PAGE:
The most dreaded and disliked word for me is EXERCISE.  And that is the tool I must use to get some self-awareness.  Through exercise I will get to know my body, really well.  It will allow me to become self-aware enough to care for myself physically.  ONce I’ve got that down, then I will be able to care for myself mentally.

Mentally?  Yes.  Mentally.  I am slightly delusional.  Well, maybe a lot delusional.  OK.  I’m completely out of touch with reality!

Here’s a fine example that is recent.  The conference I attended on the weekend.  In my mind, I was going to be awesome, noteworthy, put together in appearance and mannerisms.  I’d be wearing a lovely sweater dress, warm, cozy and comfortable, with brown tights and my fabulous boots, hair free and but controlled, casually chic.  Put together, relaxed, in short, just plain fabulous.

Reality?  The sweater dress I was going to wear, that I scored in the deal of the year 3 sweater dresses for $30.00, turned out to be too short for me to wear as a dress, more tunic length than dress length.  My tights were…tight. I ended up wearing my indigo, stretch jeans that look similar to jeggings so that I could wear my boots over the jeans. I looked like Puss n Boots from Shrek.  I forgot to bring my Advil and my Bounce dryer sheet (which I use to prevent static in my hair).  So, as I sat in my chair, in the front row, legs bouncing and pen flicking, I could feel my hair in full static mode, moving about above my head.  So distracting.  My constant movement of legs and hands was distracting to my husband, who happened to be surrounded by other ladies JUST LIKE ME.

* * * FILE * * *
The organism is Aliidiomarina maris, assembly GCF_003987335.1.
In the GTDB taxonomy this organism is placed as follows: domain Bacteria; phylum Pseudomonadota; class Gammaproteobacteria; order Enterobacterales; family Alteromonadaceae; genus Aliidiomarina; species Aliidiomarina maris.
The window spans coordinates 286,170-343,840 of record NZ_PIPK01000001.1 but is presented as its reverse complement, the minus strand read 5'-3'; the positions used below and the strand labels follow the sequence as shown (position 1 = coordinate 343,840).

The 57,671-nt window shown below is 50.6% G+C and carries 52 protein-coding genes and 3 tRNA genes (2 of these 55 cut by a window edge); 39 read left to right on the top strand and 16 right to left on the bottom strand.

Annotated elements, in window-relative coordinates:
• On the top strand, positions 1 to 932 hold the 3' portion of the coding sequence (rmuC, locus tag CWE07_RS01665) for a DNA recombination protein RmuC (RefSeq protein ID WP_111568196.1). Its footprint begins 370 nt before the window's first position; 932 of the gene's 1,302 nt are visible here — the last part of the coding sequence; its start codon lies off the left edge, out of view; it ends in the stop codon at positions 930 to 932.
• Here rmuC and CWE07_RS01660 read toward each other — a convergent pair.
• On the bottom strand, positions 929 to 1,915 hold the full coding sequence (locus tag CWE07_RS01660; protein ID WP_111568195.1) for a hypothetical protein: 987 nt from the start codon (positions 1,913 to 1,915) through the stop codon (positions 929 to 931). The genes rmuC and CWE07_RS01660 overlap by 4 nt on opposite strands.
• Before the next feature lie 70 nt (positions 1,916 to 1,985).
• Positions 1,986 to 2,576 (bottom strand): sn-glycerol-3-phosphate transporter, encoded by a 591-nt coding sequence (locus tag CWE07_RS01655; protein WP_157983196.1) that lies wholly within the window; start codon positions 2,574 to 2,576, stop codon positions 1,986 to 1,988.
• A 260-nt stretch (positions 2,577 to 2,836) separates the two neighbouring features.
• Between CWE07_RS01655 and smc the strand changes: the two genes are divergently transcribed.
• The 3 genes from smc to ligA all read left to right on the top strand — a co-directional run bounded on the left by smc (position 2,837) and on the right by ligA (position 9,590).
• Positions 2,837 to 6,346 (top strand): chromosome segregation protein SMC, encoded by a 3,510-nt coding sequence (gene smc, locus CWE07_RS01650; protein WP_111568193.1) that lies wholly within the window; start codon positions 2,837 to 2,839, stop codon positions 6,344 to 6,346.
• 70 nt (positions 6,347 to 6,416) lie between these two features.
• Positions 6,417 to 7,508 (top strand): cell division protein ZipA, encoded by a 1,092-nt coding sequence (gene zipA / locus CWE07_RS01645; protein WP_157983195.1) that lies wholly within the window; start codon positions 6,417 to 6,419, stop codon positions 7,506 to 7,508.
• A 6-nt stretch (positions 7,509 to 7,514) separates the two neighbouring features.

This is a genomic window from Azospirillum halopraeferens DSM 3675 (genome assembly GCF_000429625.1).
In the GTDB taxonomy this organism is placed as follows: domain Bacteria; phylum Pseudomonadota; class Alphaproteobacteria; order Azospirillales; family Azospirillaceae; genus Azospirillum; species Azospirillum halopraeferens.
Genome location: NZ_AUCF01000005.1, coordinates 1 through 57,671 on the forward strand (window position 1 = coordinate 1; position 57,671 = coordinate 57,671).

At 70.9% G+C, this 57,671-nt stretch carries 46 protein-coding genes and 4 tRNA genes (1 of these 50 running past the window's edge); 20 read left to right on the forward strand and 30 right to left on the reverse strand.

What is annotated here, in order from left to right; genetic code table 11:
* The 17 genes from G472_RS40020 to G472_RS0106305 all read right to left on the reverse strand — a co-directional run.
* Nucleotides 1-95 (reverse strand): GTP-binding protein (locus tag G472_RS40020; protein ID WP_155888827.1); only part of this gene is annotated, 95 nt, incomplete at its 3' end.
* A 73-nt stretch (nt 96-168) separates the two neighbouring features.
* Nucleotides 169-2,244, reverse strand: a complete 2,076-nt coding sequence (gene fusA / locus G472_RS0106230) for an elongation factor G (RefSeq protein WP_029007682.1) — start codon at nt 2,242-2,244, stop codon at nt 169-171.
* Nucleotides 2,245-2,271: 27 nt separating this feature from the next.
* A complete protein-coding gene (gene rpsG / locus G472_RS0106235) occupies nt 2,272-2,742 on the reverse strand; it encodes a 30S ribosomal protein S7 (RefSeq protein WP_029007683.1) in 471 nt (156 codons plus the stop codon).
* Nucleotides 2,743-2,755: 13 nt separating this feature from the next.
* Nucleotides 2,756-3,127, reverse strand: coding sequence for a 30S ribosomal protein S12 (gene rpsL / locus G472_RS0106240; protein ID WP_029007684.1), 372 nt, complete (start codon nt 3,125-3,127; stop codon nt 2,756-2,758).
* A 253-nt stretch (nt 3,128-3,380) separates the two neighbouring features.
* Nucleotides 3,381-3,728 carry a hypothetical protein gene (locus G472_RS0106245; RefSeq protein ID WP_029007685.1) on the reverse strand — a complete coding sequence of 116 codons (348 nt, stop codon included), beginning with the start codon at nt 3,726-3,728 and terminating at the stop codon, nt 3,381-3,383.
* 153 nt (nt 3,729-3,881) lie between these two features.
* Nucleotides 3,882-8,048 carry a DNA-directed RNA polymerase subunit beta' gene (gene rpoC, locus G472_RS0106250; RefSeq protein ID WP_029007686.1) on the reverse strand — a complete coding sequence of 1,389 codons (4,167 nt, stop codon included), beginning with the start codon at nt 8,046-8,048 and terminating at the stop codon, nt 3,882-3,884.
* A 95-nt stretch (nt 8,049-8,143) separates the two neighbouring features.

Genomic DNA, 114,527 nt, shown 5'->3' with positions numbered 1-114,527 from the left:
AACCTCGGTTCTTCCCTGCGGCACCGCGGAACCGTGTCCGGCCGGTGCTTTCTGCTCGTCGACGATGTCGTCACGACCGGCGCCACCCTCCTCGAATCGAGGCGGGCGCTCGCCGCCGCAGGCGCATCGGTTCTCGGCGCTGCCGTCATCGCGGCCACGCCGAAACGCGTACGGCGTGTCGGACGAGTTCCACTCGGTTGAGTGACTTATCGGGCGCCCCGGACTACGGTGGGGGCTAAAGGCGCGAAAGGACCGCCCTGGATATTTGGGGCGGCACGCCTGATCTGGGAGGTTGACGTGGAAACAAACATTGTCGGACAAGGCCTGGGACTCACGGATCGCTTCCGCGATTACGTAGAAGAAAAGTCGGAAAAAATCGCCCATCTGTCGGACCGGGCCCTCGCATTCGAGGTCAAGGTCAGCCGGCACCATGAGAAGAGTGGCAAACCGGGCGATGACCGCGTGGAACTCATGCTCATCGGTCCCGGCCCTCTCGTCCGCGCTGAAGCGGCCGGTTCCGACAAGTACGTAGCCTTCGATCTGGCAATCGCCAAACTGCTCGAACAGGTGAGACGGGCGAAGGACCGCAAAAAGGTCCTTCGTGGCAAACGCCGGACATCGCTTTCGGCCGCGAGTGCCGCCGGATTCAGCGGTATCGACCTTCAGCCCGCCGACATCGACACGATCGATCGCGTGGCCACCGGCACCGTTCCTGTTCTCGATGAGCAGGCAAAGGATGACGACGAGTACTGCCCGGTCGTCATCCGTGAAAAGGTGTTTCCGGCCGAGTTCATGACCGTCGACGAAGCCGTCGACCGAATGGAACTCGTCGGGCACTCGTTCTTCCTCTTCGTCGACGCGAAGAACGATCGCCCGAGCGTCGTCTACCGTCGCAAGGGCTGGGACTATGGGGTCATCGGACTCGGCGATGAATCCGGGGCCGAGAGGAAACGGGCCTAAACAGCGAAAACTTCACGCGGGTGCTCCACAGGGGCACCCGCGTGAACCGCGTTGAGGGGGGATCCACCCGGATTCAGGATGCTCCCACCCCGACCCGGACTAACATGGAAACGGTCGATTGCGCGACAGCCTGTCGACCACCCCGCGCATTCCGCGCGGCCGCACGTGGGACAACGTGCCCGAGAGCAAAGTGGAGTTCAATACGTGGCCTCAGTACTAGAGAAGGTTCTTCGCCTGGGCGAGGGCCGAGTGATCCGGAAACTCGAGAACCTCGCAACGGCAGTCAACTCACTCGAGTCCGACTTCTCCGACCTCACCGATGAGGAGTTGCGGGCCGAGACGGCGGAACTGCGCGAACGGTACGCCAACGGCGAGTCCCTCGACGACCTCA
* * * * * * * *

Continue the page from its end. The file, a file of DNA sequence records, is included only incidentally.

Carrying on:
I found it difficult to suppress all my excess energy throughout the day, so at each break I would move faster and faster through the room to head outdoors until the end of the day.  When that last word was spoken by the MC, I was up, across the room and out the door like a rocket was in my butt. I moved so fast my husband lost sight of me outside that room as I made my way down the stairs (no elevator for me thanks), across the food court, through the mezzanine level of the university building and out the door heading towards the parking lot.  Hubby was actually out of breath by the time he caught up with me:)  Which I thought was funny.  I was also surprised to actually find myself in the parking lot, having no recollection of getting there.  One second I’m sitting, the next, I’m striding towards our vehicle.

I’m still laughing.  Really.  I am.  When hubby described me to me, I was laughing so hard I had tears running down my face.  And, I’m still chuckling.